The 33-year-old nursery head from Bristol was among the first cohort of nursery workers to pass the new early-years professional qualification, introduced this year. The three-month course, open only to graduates, offers an early-years equivalent of qualified teacher status.
"The qualification gives us more credibility and respect," Ms Clevett said.
"My key stage 2 colleagues used to say, 'It's easy working in early years. All you do is play all day.' But there's so much more to this than playing. People who work in nurseries are not merely nannies. Now they have qualifications in their own right."
Ms Clevett, who moved from primary to nursery teaching two years ago, is among several early-years professionals appearing on a new DVD promoting the qualification. The DVD will be distributed to early-years centres next term.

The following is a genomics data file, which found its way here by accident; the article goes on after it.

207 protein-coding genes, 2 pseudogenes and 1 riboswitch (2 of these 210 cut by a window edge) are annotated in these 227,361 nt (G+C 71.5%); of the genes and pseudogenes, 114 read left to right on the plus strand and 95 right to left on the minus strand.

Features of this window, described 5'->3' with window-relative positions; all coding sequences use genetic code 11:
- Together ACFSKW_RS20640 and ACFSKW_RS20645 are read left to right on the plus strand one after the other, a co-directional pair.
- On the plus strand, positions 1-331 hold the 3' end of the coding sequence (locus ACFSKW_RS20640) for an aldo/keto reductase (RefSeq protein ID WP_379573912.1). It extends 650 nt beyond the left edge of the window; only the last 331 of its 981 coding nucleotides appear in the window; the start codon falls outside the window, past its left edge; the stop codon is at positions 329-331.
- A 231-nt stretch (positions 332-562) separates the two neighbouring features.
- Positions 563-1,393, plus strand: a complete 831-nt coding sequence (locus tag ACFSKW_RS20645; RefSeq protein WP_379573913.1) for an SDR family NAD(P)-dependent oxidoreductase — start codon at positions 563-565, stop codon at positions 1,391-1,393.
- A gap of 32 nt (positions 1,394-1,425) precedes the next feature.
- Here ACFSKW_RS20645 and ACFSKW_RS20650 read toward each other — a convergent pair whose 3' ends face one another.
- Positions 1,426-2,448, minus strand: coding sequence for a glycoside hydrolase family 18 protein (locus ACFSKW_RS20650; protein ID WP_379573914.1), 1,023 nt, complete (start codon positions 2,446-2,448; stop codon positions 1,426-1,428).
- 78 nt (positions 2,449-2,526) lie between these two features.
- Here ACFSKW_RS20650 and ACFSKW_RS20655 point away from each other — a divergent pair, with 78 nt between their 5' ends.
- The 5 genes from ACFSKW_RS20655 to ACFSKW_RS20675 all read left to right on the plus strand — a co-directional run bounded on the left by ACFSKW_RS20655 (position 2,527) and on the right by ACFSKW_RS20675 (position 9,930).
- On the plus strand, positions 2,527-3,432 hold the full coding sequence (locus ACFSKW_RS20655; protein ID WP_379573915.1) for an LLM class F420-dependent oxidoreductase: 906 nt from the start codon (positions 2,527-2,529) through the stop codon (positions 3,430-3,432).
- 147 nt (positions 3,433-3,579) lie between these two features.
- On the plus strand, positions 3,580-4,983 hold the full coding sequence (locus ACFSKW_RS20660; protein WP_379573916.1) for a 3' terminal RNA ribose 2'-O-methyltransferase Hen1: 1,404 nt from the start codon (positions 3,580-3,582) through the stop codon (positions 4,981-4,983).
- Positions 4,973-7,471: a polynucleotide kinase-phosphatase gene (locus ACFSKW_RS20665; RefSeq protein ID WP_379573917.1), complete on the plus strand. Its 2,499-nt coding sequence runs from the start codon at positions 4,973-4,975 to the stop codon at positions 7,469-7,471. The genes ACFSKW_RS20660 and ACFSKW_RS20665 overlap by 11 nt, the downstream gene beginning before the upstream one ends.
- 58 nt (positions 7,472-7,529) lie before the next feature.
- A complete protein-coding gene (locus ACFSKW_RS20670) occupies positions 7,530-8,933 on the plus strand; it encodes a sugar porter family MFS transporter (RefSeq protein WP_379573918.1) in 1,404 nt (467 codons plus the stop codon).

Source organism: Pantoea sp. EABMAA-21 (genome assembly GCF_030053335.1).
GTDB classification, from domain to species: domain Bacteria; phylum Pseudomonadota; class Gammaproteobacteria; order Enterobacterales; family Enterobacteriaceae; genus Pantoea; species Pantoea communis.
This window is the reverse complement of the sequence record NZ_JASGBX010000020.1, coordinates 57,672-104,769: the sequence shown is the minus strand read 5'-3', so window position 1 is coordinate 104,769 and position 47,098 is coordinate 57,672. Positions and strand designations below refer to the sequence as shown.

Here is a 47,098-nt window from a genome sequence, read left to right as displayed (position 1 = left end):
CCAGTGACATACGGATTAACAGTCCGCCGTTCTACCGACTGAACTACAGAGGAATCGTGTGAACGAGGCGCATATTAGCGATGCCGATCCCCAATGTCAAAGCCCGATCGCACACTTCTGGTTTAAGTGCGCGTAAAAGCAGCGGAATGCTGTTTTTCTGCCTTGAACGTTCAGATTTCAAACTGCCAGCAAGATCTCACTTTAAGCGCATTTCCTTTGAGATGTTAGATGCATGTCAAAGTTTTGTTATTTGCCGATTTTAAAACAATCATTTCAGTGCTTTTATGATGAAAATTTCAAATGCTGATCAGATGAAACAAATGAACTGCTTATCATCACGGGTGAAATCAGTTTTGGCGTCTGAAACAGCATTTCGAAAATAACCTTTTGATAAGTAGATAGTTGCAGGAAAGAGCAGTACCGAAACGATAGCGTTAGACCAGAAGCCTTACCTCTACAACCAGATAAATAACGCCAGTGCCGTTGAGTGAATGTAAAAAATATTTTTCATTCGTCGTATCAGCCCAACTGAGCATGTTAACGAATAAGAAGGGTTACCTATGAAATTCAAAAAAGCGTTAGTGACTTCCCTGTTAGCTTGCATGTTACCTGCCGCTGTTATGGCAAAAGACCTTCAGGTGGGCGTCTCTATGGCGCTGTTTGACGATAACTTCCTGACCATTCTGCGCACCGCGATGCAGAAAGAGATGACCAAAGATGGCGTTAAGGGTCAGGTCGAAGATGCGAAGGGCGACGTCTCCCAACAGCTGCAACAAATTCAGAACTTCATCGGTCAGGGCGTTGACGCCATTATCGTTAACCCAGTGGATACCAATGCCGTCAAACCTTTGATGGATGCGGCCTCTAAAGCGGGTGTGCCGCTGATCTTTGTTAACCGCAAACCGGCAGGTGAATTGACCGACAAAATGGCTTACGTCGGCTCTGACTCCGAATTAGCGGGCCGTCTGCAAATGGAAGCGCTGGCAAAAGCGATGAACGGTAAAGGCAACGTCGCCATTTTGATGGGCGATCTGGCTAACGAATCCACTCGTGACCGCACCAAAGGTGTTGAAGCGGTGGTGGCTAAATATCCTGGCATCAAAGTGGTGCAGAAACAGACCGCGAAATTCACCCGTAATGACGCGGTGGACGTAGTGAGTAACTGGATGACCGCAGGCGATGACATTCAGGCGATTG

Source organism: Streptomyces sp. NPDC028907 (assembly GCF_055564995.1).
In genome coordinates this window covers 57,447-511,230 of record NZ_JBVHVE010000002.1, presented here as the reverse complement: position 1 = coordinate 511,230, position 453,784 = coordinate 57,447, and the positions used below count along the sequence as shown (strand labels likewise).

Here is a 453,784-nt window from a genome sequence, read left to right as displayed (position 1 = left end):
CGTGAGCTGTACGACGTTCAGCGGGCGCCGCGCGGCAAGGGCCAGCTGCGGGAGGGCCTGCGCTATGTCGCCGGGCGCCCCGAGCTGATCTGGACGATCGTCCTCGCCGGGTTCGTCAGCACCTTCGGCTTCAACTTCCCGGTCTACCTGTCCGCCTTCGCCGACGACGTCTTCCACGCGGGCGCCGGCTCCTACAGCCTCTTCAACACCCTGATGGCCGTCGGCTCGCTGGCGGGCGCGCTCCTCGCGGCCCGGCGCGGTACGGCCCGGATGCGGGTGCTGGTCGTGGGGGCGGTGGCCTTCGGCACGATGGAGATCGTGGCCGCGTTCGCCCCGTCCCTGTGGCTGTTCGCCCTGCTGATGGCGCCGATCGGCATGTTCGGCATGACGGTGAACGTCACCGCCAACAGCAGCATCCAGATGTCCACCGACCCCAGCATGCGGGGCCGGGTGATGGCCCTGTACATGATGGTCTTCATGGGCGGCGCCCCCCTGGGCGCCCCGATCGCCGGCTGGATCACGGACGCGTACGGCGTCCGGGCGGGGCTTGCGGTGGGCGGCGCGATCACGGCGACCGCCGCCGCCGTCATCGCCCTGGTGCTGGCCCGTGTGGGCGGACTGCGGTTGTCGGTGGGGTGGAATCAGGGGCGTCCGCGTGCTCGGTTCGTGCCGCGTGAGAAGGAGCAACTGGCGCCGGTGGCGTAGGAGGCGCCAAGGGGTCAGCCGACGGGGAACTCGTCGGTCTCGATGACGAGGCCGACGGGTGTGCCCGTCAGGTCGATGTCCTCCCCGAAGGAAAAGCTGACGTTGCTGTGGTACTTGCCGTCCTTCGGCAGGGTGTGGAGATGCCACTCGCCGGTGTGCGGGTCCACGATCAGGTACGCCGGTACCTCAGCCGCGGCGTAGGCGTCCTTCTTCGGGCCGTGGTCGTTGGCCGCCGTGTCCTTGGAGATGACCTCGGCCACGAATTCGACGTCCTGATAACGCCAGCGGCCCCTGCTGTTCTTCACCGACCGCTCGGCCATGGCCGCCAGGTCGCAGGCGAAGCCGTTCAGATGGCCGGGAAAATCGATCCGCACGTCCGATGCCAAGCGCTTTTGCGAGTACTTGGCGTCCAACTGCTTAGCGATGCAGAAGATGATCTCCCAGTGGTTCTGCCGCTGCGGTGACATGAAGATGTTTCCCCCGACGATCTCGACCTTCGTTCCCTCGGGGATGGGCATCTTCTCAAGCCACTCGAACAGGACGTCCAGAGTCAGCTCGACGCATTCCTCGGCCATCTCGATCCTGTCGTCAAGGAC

Rebecca Johnson, who manages a nursery in Halifax, also completed the qualification earlier this year.
"It's frustrating to have to do a course in something you're already doing every day," the 36-year-old said. "But working in a nursery is not a high status profession. So it feels great to say, 'I'm an early-years professional'. You are someone with in-depth knowledge of early-years children."
Even qualified teachers can benefit from the early-years course, Ms Clevett believes. "Being with like-minded professionals in the same field is rewarding and beneficial," she said. "And you can put letters after your name, so people recognise you as somebody with more in-depth knowledge. I wouldn't feel the need to hire teachers if I had early-years professionals."
The new DVD has been produced by the Children's Workforce Development Council, which encourages childcare workers to acquire relevant qualifications.
Jane Haywood, its chief executive, said: "The professional qualification is the gold standard for those working in early years, and we hope this DVD helps promote understanding of its benefits."